If you’ve ever yearned to mash up your cat video with some C-SPAN footage but couldn’t figure out how, today’s your lucky day.
Because starting now, YouTube is giving users a choice over how they want to license their content. There’s still the standard YouTube license, which is fairly restrictive, and now there’s a new option: Creative Commons (with attribution). In short, you can now give other people permission to use your footage however they’d like, provided to include a link back to the source.
Licenses are a tricky business (there are six different Creative Common licenses) but YouTube is hoping to reduce confusion by limiting users to one option, which requires attribution and does allow for content to be used for commercial purposes.
So, what does this mean for users? You’ll now be able to use YouTube’s video editor to splice your own video with content that has been uploaded by other users under Creative Commons, and they’ll be able to use your videos if you let them. Which means if your video could really use a shot of a waving flag, or a cat riding a Roomba, you’ll probably be able to add one in just a few clicks.
To start things off, YouTube has worked with content partners like C-SPAN and Al Jazeera to offer an initial batch of 10,000 videos under the CC license. That library will rapidly increase as more people switch their content over to Creative Commons, and there’s even a tool that will let you swap the license for a bunch of videos at once.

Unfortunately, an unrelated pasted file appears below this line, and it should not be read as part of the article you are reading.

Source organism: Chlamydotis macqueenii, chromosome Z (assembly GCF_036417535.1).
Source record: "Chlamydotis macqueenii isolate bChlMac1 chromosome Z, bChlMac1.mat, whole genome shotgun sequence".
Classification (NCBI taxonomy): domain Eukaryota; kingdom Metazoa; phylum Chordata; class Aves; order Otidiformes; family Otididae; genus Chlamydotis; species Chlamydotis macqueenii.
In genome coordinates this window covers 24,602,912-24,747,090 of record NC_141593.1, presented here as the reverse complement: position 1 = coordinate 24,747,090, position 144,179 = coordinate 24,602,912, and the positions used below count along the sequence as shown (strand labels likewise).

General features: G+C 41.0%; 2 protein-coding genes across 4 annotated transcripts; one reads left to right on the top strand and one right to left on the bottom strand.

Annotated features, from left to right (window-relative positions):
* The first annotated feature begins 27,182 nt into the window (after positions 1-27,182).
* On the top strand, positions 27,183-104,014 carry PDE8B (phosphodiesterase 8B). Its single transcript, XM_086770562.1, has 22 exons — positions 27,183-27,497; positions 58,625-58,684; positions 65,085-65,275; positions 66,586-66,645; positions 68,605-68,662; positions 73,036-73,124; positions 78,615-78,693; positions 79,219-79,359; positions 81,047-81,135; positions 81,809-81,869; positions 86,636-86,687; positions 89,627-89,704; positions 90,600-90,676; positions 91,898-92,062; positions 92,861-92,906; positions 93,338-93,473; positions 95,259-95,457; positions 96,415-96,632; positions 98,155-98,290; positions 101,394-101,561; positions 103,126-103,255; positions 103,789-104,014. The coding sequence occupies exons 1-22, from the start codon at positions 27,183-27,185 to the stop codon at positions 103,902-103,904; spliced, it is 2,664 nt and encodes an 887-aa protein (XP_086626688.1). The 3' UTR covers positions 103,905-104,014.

Whenever you watch a video on YouTube that includes CC content that was created by another user, an attribution link will automatically be placed beneath the video. This attribution is currently only shown if you hit the ‘more’ button on the video’s description, but YouTube says it will consider giving attribution links more placement if few people click them.
YouTube provides a platform for you to create, connect and discover the world’s videos. The company recently redesigned the site around its hundreds of millions of channels. Partners from major movie studios, record labels, web original creators, viral stars, and millions more all have channels on YouTube. YouTube is predominantly an ad-supported platform, but also offers rental options for a growing number of movie titles. YouTube was founded in 2005 by Chad Hurley, Steve Chen and Jawed Karim, who...